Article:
St. Vincent’s Hospital, NYC Epicenter Of AIDS Epidemic, To Become… Condos

A compromise on the future of St. Vincent’s Hospital has been reached between angry residents of NYC’s West Village neighborhood and the City Council—the building will be turned into 350 condos, reports the New York Post.

St. Vincent’s was shuttered in April 2010 after unsuccessful efforts to stop the hospital from hemorrhaging money, but it remains tragically iconic to AIDS activists as the epicenter of the HIV epidemic in the late 80s and early 90s.

It’s a quote you can almost attribute to any gay man living the city at the height of the plague: “I saw lots of my friends die there.” (For an insightful look at AIDS activism of the time, see our coverage of David France’s documentary How To Survive A Plague.)

The compromise involved converting the hospital into 350 condos instead of 450, and making room for 95 parking spaces instead of 152.

Said Christine Quinn, out NYC Council rep for the neighborhood: “The loss of St. Vincent’s was a terrible tragedy in our neighborhood. The ultimate agreement we have reached is a major step forward.”

The city will also buy a state-owned building nearby to build a school; Quinn says she is still pushing for a new hospital to serve the neighborhood. A design competition to commemorate the AIDS epidemic in a park across from the hospital was decided 2 months ago; it features an “infinite forest” of mirrors.

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  • 1equalityUSA

    G-9 studios….mmm, no.

  • CBRad

    It’s a good location to zip down to the office at Wall Street quickly. The dulling down of Manhattan continues.

  • QJ201

    Are we talking about the main building on the west side of 7th Ave? The white building shown housed offices.

    Anyway. Just what the West Village needs, more 500K condos.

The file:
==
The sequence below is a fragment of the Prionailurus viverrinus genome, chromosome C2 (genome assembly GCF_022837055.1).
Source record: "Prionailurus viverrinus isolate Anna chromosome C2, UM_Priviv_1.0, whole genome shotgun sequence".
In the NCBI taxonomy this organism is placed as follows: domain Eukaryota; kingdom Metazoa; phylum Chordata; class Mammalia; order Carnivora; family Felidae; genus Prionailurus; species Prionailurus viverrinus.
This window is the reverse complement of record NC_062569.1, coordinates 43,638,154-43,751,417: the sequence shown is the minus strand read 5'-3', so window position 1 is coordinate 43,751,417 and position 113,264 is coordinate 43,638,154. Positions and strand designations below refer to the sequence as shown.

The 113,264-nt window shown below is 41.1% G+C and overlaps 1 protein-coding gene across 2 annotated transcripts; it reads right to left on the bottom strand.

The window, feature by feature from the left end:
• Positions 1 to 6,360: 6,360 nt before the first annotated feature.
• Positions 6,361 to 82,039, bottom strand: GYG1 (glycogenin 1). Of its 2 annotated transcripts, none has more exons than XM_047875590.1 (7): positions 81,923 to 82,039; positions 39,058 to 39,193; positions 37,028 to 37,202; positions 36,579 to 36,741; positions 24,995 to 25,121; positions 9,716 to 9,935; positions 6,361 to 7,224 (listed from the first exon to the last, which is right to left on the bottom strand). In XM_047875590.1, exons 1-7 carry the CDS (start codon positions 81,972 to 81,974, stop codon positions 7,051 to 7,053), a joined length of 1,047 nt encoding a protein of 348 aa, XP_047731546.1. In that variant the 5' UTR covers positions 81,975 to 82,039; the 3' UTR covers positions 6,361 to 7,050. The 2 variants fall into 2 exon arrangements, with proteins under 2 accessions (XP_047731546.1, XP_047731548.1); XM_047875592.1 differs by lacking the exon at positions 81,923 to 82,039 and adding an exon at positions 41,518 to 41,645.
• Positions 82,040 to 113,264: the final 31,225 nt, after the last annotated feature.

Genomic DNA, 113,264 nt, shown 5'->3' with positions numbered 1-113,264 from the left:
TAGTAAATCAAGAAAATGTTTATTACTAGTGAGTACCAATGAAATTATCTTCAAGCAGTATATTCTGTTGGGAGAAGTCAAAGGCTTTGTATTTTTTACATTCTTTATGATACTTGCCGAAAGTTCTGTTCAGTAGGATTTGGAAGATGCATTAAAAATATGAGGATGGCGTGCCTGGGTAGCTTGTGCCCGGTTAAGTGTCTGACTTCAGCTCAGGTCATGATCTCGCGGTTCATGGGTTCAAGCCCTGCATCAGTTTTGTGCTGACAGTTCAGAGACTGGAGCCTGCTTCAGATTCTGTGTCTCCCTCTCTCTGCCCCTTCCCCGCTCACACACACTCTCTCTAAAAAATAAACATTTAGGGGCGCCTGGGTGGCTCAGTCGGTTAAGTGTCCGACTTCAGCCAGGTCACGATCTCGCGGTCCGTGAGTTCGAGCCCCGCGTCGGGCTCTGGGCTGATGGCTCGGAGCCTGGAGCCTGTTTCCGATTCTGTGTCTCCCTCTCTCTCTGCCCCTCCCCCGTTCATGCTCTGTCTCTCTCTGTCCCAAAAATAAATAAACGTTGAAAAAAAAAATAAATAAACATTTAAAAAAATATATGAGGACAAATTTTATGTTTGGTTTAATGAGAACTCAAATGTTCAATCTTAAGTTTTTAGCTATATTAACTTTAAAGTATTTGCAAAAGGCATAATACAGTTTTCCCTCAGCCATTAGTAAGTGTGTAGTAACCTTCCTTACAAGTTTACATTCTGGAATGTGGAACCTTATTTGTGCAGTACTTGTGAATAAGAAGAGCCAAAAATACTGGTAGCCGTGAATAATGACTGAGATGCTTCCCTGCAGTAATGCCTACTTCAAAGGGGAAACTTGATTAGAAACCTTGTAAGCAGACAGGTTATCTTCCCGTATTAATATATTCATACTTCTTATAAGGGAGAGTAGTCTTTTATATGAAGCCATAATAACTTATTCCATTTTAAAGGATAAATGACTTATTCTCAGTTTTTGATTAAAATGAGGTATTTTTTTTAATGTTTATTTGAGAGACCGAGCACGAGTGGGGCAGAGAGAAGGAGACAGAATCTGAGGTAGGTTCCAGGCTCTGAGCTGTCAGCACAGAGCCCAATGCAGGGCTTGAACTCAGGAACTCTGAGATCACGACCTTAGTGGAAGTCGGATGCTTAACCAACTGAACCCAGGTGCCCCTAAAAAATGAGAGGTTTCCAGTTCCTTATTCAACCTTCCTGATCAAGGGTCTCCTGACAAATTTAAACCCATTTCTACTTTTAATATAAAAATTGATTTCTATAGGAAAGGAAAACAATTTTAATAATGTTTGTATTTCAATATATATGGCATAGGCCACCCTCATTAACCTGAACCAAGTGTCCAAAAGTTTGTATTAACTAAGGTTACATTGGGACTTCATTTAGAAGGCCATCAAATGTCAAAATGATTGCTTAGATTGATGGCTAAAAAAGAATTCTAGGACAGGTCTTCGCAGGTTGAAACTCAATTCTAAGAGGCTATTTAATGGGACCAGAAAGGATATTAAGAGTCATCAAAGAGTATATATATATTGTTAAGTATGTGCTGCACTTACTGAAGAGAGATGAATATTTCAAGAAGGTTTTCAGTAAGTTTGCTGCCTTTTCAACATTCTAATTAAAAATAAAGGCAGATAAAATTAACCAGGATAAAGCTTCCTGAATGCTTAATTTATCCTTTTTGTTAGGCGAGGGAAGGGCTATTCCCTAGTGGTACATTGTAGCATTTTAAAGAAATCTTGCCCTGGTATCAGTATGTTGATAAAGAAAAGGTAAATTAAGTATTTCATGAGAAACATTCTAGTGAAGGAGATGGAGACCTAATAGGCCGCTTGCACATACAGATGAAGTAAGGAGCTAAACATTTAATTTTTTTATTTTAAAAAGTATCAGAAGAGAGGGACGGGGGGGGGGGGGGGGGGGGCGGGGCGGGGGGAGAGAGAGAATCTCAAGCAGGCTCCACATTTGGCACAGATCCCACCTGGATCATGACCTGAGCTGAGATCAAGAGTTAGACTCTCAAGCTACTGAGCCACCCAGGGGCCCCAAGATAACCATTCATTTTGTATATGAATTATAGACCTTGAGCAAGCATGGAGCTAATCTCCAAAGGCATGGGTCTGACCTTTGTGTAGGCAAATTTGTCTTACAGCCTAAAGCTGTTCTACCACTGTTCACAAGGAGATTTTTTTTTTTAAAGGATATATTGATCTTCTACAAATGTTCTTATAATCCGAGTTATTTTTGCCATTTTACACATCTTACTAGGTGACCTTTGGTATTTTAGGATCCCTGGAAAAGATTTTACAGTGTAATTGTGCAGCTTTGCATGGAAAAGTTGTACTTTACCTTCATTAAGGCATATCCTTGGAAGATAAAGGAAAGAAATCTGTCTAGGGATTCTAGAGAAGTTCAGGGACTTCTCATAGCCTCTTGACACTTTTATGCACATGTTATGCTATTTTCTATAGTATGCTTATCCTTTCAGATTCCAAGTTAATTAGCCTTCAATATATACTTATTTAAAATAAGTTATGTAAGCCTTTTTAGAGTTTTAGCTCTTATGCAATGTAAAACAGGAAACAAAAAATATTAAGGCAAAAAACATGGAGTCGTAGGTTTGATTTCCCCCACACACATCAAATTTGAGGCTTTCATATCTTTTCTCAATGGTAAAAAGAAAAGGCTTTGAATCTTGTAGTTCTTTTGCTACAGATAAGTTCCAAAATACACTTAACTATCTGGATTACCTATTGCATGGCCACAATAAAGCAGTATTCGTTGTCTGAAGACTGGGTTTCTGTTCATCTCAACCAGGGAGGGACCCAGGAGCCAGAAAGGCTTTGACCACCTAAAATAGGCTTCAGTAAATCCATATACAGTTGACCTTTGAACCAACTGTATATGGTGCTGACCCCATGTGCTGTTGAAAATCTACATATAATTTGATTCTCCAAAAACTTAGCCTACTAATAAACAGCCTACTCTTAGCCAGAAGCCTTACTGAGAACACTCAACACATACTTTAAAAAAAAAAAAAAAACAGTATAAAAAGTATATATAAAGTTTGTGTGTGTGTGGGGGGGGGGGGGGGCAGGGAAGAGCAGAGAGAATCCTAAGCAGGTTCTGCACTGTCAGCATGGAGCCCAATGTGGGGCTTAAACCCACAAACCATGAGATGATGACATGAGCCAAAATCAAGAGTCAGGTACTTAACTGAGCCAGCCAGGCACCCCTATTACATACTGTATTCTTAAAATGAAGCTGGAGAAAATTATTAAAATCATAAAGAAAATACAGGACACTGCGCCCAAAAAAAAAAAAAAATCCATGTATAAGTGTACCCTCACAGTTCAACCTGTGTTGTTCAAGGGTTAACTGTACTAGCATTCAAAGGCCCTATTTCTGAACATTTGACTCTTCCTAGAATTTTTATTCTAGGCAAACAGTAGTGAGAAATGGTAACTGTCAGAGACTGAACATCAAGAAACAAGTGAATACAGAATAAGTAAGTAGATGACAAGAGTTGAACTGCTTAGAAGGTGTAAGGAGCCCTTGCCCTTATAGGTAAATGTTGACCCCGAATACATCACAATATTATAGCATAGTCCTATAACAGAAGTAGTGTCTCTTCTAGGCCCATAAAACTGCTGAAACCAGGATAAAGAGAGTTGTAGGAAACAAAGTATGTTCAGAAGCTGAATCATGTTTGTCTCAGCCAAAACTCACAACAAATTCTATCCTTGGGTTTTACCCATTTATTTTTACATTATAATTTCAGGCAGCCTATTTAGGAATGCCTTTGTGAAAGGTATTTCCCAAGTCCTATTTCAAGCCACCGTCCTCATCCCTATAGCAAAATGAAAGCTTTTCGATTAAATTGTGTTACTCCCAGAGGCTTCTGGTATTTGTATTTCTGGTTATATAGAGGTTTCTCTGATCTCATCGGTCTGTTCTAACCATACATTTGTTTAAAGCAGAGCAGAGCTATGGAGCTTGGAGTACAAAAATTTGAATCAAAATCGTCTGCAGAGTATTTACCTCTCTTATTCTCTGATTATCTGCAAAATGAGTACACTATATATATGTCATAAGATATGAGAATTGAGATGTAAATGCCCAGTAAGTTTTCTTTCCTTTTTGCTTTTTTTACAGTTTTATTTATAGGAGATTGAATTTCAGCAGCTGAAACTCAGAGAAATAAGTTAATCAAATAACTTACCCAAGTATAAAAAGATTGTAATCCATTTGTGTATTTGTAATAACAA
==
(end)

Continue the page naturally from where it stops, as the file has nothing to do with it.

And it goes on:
• Riker

    Another part of the compromise that hasn’t been mentioned is that North Shore Long Island Jewish Health System is building a 24-hour emergency room in the area, and is in negotiations to open up a full hospital.

  • CBRad

    @Riker: I didn’t know that. Thanks for the info.

  • andrew

    I bet that place has a lot of sad memories

  • CBRad

    @andrew: Yes, but……also some good ones. I had a long history with that hospital (my mother and two grandparents were born there), and had surgery there, dental work : the staff, the doctors, nurses…some of the nicest people you’d ever hope to meet.

  • Okama

    I live near the (former) hospital. My mother did her residency there, and I used to see a doctor there regularly. As lesbians of ages in the late 50s range, my parents witnessed the AIDS epidemic first-hand (indeed, my biological mother’s brother died of the disease, about a year before I was born). When it was clear the hospital would close, we in the neighborhood were devastated, for many reasons. Of course, the hospital was a symbol both for my mother personally, and for the entire LGBT community as a whole. It also was one of many places where many doctors, including my mother, assembled on 9/11 to wait for victims, though it turned out of course that virtually no-one survived the attacks in such a condition as to be brought there. Of course, it also means the loss of the closest hospital for most people in the area, which has heavy practical costs. Although I, like most in Greenwich Village, oppose the construction of the condos, it is far better than the original plan. At first, the contractors claimed that because the hospital had been granted an exemption from the height limit in the Village (the hospital never actually exploited this), they could build condos as high as they wanted. Now they are just gutting the buildings, not nearly as bad as before.
    By the way, the building shown is not part of the new condos; it is currently a 24/7 emergency services centre which is run by a separate hospital (though I’m not sure which one). It used to be an office building for St. Vincents.

  • Wilmer

    I lived in the neighborhood at that time. I remember it well and all the sadness that attended the place. I would not be surprised to learn the place is haunted

  • 1equalityUSA

    It’s in our memory so, we are haunted.

  • Erik

    When I lived in NYC I used to walk by that hospital frequently. I never knew it was once the epicenter of the AIDS crisis.

  • Tim

    New York is becoming so difficult to to live in. I’m sure a one bedroom condo will be 600K and rent at least $3500/month. As a young person trying to make it in the city, it’s hard to imagine that young gays actually lived in the village 20 years ago. All the creative, artist types are getting pushed further and further out.

  • lysa

    everyone who live with Herpes, HIV / AIDS, HPV wanting to have a date can join herpesmate com.

  • Unlikely

    “CENTER of the AIDS Epidemic,” not “EPICENTER of the AIDS Epidemic.” The epicenter is the projection of the center on a surface. The center of an earthquake is deep in the earth, with the epicenter above the center on the surface.

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